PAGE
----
He has not, however, completely regressed to his awful form of 2003, which may stick the Chargers with an even bigger dilemma.
This was supposed to be the year the team's quarterback picture got cleared up for the long term. Either Brees would excel again, and Rivers would become trade bait; or Brees would fall apart, and Rivers would become the quarterback of 2006 and beyond. Now the team is facing a third scenario. What if Brees is painfully ordinary, mixing in moments of brilliance amidst a sea of mediocre play? There is no easy answer to that question, but the team may be forced to come up with one.
One of the primary reasons that Brees was brought back for 2005 is that the team placed a premium on continuity this offseason. Their only noteworthy defection was offensive line coach Hudson Houck, but it now appears as if that may be more crippling than anyone could have ever anticipated.
After allowing only 21 sacks in 2004, the Chargers offensive line is on pace to give up 48 this year. Also, LaDainian Tomlinson averaged 3.9 yards per carry last year behind this same offensive line, but that number was low because Tomlinson played through nagging injuries from week two on. Now, Tomlinson is healthy and averaging only 3.3 yards per carry through the season's first two games.
"We didn't make plays at the right times," offensive tackle Roman Oben said.
The offensive line needs to play better, especially the tackles. This makes one wonder how the team has done such a poor job of addressing the position.
A.J. Smith came to San Diego in 2001. Since then, the team has drafted eight offensive tackles. Six of them are no longer with the team in any capacity. One who is still with the team, Courtney Van Buren, is spending his second consecutive season on the injured-reserve list. The other, Shane Olivea, is one of the starters whose uninspiring play is sparking this rant about the team's lack of talent at the tackle position.
"We want to dominate the line," Olivea said.
The final problem plaguing the team is their horrendous pass defense. They were hoping that Shawne Merriman could come in and ignite their pass rush, which would in turn make their secondary more effective. Unfortunately, Merriman has been hurt, and their pass defense is still hurting because of it.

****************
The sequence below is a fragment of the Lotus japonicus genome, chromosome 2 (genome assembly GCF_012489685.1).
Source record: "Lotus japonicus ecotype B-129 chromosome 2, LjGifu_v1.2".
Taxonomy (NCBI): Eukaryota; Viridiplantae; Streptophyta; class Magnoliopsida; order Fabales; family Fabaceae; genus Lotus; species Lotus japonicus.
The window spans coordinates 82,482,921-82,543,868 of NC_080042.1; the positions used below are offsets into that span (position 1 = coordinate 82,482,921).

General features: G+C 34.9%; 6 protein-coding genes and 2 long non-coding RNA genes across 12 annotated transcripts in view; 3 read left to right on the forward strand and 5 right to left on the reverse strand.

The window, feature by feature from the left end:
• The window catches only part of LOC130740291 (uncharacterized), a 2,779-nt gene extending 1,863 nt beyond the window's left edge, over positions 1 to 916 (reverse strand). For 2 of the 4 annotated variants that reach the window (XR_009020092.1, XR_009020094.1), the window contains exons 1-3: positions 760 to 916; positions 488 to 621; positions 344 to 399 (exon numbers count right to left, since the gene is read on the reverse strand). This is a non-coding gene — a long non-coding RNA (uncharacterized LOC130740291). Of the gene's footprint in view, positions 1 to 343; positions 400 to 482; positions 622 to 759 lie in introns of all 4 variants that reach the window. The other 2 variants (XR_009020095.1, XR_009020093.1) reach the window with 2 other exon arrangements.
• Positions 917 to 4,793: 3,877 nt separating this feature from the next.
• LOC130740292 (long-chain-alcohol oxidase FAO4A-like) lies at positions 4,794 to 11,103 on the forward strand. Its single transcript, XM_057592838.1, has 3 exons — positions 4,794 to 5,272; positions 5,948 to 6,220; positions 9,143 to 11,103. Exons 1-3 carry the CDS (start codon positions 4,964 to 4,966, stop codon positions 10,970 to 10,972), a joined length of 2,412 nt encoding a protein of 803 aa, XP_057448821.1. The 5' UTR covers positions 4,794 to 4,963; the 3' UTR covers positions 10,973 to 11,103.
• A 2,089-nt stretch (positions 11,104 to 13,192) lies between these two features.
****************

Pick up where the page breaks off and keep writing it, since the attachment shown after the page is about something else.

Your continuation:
Last year, the team allowed 253 yards passing per game, the second-worst number in the league. Through two games this year, they are allowing an average of 237 yards, which is better but still nowhere near good. Also, last season the team compensated for their porous coverage by hauling in 23 interceptions, the third-best total in the league. This year's team in on pace for only eight.
"The defense has got to go out and do their job despite the adversity we run into," safety Terrence Kiel said.
So while the Chargers' 0-2 record may cause some to worry, it shouldn't. If the team can beat Eli Manning's Giants next week they will be 1-2, which is the same record they had after three weeks last season. They ended up with a more-than-respectable record then, and this slow start won't stop them from having an equally stellar record this year.
"We have lost two games--one by four points and one by three points--to two good football teams," head coach Marty Schottenheimer said. "We can not be complacent with playing good but not winning games. We have 14 regular season games left and those are more important than the two we have already played."
What will stop them is inconsistent play at quarterback, on the offensive line and in the secondary. If the team can find a way to solve those problems, and fast, they'll be fine. If not, they could be in for a long season, and not the kind that goes deep into January.